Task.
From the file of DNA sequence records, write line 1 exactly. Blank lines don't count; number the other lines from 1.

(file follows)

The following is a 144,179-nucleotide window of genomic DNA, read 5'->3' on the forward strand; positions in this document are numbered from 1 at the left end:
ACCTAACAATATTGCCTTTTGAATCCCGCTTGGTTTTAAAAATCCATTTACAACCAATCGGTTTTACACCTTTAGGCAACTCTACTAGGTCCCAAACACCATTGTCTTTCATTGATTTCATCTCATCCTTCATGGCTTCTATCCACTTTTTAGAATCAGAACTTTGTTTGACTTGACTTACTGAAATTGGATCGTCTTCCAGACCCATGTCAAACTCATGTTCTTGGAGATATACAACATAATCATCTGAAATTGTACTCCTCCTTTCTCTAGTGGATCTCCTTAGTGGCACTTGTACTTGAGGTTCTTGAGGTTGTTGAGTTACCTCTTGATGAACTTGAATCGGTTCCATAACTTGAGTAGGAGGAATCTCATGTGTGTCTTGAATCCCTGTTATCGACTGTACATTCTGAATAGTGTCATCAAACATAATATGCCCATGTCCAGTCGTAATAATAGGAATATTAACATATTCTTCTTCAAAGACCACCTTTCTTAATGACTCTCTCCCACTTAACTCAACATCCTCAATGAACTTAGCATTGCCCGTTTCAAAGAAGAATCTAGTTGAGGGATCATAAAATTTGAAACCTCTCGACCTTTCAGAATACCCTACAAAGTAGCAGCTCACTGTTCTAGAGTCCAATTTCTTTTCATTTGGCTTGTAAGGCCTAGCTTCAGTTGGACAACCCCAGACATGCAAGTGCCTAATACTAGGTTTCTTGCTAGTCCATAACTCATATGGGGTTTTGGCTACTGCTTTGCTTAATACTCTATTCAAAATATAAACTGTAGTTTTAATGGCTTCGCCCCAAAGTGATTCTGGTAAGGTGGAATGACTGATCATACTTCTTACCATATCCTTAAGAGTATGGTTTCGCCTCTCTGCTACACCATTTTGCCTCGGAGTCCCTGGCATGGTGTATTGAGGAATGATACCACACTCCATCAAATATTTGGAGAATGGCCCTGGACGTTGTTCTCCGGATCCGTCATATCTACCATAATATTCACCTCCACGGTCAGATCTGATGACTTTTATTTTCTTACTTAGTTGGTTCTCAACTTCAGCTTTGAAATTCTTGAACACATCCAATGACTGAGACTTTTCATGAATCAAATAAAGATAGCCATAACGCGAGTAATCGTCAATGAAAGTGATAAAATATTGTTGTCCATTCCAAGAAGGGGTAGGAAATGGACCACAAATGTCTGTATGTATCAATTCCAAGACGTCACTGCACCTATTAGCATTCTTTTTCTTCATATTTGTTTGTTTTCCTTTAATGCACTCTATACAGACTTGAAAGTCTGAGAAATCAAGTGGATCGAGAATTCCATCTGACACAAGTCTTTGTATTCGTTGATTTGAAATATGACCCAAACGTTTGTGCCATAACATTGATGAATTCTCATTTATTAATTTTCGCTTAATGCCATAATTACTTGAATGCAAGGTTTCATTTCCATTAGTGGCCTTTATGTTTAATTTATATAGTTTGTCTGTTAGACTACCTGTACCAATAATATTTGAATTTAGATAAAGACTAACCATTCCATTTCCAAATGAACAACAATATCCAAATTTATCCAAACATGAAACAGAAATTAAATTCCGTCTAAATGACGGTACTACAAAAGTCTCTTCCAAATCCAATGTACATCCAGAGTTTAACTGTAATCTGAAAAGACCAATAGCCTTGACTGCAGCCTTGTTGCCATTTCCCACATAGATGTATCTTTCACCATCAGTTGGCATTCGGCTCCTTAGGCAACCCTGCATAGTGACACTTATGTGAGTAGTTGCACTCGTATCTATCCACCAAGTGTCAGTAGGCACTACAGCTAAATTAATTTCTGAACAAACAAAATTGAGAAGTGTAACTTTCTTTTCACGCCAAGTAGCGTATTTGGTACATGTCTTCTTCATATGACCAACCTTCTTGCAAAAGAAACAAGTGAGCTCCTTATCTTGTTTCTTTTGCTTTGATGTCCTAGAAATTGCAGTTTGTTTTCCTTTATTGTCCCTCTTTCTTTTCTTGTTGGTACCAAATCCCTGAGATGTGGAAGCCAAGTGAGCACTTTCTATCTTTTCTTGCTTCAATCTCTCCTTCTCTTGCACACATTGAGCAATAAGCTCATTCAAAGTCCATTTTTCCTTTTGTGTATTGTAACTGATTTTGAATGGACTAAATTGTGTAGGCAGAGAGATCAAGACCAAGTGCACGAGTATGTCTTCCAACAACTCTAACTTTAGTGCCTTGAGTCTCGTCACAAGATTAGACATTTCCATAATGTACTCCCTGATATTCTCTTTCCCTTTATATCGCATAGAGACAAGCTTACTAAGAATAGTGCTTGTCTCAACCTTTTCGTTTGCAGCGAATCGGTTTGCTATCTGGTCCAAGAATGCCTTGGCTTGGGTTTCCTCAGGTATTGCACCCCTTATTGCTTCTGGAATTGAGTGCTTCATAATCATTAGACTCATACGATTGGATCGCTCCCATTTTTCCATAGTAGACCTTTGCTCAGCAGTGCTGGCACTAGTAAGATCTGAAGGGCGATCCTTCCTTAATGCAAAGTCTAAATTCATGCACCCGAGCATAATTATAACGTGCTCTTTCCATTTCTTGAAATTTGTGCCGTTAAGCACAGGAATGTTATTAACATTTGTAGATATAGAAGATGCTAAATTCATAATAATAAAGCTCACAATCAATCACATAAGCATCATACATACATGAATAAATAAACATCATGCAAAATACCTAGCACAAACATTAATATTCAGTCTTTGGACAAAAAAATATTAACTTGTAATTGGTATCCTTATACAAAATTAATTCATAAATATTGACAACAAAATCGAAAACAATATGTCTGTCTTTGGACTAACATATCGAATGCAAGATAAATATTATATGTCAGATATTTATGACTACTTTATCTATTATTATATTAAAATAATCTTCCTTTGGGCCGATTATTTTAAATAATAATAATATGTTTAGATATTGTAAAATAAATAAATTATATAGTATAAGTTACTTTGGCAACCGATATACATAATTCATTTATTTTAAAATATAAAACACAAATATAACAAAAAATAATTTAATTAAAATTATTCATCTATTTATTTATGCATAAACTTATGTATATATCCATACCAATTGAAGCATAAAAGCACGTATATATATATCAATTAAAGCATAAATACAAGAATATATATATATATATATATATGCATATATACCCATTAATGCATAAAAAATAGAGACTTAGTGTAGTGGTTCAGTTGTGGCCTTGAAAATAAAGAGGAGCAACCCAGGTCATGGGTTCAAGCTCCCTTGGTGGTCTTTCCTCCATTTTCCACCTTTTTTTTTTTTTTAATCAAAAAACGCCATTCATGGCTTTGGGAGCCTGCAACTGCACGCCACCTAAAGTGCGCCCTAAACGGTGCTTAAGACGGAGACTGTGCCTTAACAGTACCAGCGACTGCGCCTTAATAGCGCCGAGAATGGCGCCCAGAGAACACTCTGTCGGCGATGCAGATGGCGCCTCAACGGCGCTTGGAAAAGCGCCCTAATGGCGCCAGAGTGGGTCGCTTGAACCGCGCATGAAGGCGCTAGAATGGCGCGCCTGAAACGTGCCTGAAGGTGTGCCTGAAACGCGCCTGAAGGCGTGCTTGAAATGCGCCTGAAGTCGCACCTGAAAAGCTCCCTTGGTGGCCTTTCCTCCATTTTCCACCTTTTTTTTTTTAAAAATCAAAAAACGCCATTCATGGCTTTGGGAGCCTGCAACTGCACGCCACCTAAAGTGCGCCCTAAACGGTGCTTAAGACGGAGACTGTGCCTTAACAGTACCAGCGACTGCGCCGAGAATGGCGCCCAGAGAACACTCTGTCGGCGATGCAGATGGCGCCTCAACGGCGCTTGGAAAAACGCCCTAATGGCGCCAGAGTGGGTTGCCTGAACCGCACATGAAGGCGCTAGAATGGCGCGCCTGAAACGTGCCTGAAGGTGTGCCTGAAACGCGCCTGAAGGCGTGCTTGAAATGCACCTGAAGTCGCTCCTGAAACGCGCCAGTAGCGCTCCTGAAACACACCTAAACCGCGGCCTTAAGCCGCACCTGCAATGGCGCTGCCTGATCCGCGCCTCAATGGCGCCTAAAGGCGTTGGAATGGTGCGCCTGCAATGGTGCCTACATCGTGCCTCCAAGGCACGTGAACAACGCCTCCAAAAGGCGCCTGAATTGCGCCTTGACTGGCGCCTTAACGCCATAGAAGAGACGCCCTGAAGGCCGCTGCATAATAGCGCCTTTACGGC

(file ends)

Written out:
The following is a 144,179-nucleotide window of genomic DNA, read 5'->3' on the forward strand; positions in this document are numbered from 1 at the left end: